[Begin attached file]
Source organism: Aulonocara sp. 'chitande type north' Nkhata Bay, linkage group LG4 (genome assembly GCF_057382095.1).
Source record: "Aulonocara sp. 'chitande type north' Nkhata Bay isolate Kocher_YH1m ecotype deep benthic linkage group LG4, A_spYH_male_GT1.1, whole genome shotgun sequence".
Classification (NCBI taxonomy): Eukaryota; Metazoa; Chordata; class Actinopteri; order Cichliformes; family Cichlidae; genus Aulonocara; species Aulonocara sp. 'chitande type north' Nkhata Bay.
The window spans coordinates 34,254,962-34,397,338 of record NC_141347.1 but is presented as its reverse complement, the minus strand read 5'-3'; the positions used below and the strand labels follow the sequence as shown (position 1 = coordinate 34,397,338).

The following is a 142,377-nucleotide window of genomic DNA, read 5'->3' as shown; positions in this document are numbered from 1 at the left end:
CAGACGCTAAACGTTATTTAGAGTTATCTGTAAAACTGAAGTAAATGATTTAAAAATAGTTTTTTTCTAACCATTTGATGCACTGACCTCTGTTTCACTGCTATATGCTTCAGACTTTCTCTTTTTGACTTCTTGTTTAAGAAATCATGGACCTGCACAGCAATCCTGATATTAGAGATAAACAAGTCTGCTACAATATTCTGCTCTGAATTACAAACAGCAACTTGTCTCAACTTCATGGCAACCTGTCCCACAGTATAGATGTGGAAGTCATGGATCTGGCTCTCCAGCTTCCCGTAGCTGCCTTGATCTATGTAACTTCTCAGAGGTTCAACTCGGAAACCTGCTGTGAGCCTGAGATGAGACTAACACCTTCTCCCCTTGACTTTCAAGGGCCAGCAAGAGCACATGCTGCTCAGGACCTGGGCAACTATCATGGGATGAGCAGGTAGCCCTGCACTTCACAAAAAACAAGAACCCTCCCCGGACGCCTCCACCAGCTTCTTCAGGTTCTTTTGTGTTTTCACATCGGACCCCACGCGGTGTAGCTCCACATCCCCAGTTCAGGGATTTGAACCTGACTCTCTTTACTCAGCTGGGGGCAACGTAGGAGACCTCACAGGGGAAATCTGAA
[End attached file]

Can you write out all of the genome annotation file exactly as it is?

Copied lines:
Source organism: Aulonocara sp. 'chitande type north' Nkhata Bay, linkage group LG4 (genome assembly GCF_057382095.1).
Source record: "Aulonocara sp. 'chitande type north' Nkhata Bay isolate Kocher_YH1m ecotype deep benthic linkage group LG4, A_spYH_male_GT1.1, whole genome shotgun sequence".
Classification (NCBI taxonomy): Eukaryota; Metazoa; Chordata; class Actinopteri; order Cichliformes; family Cichlidae; genus Aulonocara; species Aulonocara sp. 'chitande type north' Nkhata Bay.
The window spans coordinates 34,254,962-34,397,338 of record NC_141347.1 but is presented as its reverse complement, the minus strand read 5'-3'; the positions used below and the strand labels follow the sequence as shown (position 1 = coordinate 34,397,338).

The following is a 142,377-nucleotide window of genomic DNA, read 5'->3' as shown; positions in this document are numbered from 1 at the left end:
CAGACGCTAAACGTTATTTAGAGTTATCTGTAAAACTGAAGTAAATGATTTAAAAATAGTTTTTTTCTAACCATTTGATGCACTGACCTCTGTTTCACTGCTATATGCTTCAGACTTTCTCTTTTTGACTTCTTGTTTAAGAAATCATGGACCTGCACAGCAATCCTGATATTAGAGATAAACAAGTCTGCTACAATATTCTGCTCTGAATTACAAACAGCAACTTGTCTCAACTTCATGGCAACCTGTCCCACAGTATAGATGTGGAAGTCATGGATCTGGCTCTCCAGCTTCCCGTAGCTGCCTTGATCTATGTAACTTCTCAGAGGTTCAACTCGGAAACCTGCTGTGAGCCTGAGATGAGACTAACACCTTCTCCCCTTGACTTTCAAGGGCCAGCAAGAGCACATGCTGCTCAGGACCTGGGCAACTATCATGGGATGAGCAGGTAGCCCTGCACTTCACAAAAAACAAGAACCCTCCCCGGACGCCTCCACCAGCTTCTTCAGGTTCTTTTGTGTTTTCACATCGGACCCCACGCGGTGTAGCTCCACATCCCCAGTTCAGGGATTTGAACCTGACTCTCTTTACTCAGCTGGGGGCAACGTAGGAGACCTCACAGGGGAAATCTGAA